How does rising atmospheric CO2 affect marine organisms?

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Assessing Atlantic Hurricane
Damage in the USA

Pielke, R.A., JR. and Landsea, C.N.  1999.  La Niņa, El Niņo, and Atlantic hurricane damages in the United States.  Bulletin of the American Meteorological Society 80: 2027-2033.

What was done
The authors examined the relationship between Pacific Ocean sea surface temperatures and Atlantic hurricane damage in the United States over the period 1925 - 1997 in an effort to determine if Atlantic hurricane damage is influenced by the ENSO phenomenon.

What was learned
Over the period of study, sea surface temperatures fluctuated such that 22 years were classified as El Niņo years, 22 years as La Niņa years, and 29 years as neither El Niņo nor La Niņa years.  Analysis of storm damage revealed La Niņa years experienced twice the dollar amount of damages that El Niņo years experienced (1.6 billion dollars per year for La Niņa conditions as opposed to 800 million dollars per year for El Niņo conditions).  In addition, average hurricane wind speeds during El Niņo years were found to be about 6 meters per second lower than during La Niņa years.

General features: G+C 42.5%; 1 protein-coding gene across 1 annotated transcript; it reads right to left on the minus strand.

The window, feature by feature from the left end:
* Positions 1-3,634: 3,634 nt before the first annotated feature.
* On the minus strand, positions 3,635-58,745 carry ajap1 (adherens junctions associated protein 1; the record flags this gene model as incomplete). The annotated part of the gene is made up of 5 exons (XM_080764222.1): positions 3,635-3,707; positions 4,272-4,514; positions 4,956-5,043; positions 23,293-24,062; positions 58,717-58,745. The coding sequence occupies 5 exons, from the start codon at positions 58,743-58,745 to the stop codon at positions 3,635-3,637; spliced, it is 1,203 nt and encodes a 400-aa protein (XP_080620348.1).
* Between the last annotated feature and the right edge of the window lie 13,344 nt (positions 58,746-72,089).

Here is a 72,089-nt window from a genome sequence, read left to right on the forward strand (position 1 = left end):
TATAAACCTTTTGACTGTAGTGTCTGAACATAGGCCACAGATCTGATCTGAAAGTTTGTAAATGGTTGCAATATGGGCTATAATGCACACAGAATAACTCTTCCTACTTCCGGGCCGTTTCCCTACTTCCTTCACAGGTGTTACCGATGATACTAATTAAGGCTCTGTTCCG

What it means
An oft-made claim of proponents of CO2-induced global warming is that global warming will result in an increase in the frequency and intensity of hurricanes, with a potential to produce super hurricanes.  The results of this analysis, coupled with the results of another review (The El Niņo - Hurricane Connection), refute this claim, suggesting instead that warmer El Niņo years produce fewer and weaker hurricanes than colder La Niņa years.

Reviewed 15 October 1999